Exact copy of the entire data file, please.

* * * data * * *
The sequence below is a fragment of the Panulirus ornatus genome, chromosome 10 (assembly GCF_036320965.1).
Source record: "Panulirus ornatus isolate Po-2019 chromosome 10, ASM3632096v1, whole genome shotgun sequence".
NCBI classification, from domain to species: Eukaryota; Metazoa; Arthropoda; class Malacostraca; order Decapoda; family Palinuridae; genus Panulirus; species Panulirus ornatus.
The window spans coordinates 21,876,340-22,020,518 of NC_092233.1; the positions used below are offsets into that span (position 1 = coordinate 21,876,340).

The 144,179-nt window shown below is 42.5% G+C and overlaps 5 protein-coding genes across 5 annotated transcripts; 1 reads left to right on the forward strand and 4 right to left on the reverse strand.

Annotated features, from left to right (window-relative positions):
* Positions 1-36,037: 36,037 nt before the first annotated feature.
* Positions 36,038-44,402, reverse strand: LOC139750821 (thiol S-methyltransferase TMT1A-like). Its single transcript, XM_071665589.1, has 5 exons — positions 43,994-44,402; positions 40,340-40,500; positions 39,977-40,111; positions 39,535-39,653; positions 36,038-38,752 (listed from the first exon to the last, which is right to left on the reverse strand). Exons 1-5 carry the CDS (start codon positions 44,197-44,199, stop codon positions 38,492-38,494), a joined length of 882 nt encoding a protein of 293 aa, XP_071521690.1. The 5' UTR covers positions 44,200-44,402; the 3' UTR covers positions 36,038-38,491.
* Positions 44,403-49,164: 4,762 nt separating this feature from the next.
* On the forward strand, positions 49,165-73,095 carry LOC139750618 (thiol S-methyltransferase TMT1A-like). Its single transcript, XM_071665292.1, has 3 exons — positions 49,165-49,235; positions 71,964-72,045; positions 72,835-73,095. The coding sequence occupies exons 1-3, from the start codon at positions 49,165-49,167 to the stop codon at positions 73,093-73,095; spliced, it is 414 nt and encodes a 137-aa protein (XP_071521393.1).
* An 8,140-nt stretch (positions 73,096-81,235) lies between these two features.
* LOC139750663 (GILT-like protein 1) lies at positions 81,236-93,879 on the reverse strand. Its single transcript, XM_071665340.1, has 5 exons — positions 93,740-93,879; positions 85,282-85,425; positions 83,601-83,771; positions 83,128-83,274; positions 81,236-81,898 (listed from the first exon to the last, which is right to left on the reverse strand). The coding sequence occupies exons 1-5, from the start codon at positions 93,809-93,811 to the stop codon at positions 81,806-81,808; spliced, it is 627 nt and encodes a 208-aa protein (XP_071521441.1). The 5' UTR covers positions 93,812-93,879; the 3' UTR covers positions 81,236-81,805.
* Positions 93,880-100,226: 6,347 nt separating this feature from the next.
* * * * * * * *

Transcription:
The sequence below is a fragment of the Panulirus ornatus genome, chromosome 10 (assembly GCF_036320965.1).
Source record: "Panulirus ornatus isolate Po-2019 chromosome 10, ASM3632096v1, whole genome shotgun sequence".
NCBI classification, from domain to species: Eukaryota; Metazoa; Arthropoda; class Malacostraca; order Decapoda; family Palinuridae; genus Panulirus; species Panulirus ornatus.
The window spans coordinates 21,876,340-22,020,518 of NC_092233.1; the positions used below are offsets into that span (position 1 = coordinate 21,876,340).

The 144,179-nt window shown below is 42.5% G+C and overlaps 5 protein-coding genes across 5 annotated transcripts; 1 reads left to right on the forward strand and 4 right to left on the reverse strand.

Annotated features, from left to right (window-relative positions):
* Positions 1-36,037: 36,037 nt before the first annotated feature.
* Positions 36,038-44,402, reverse strand: LOC139750821 (thiol S-methyltransferase TMT1A-like). Its single transcript, XM_071665589.1, has 5 exons — positions 43,994-44,402; positions 40,340-40,500; positions 39,977-40,111; positions 39,535-39,653; positions 36,038-38,752 (listed from the first exon to the last, which is right to left on the reverse strand). Exons 1-5 carry the CDS (start codon positions 44,197-44,199, stop codon positions 38,492-38,494), a joined length of 882 nt encoding a protein of 293 aa, XP_071521690.1. The 5' UTR covers positions 44,200-44,402; the 3' UTR covers positions 36,038-38,491.
* Positions 44,403-49,164: 4,762 nt separating this feature from the next.
* On the forward strand, positions 49,165-73,095 carry LOC139750618 (thiol S-methyltransferase TMT1A-like). Its single transcript, XM_071665292.1, has 3 exons — positions 49,165-49,235; positions 71,964-72,045; positions 72,835-73,095. The coding sequence occupies exons 1-3, from the start codon at positions 49,165-49,167 to the stop codon at positions 73,093-73,095; spliced, it is 414 nt and encodes a 137-aa protein (XP_071521393.1).
* An 8,140-nt stretch (positions 73,096-81,235) lies between these two features.
* LOC139750663 (GILT-like protein 1) lies at positions 81,236-93,879 on the reverse strand. Its single transcript, XM_071665340.1, has 5 exons — positions 93,740-93,879; positions 85,282-85,425; positions 83,601-83,771; positions 83,128-83,274; positions 81,236-81,898 (listed from the first exon to the last, which is right to left on the reverse strand). The coding sequence occupies exons 1-5, from the start codon at positions 93,809-93,811 to the stop codon at positions 81,806-81,808; spliced, it is 627 nt and encodes a 208-aa protein (XP_071521441.1). The 5' UTR covers positions 93,812-93,879; the 3' UTR covers positions 81,236-81,805.
* Positions 93,880-100,226: 6,347 nt separating this feature from the next.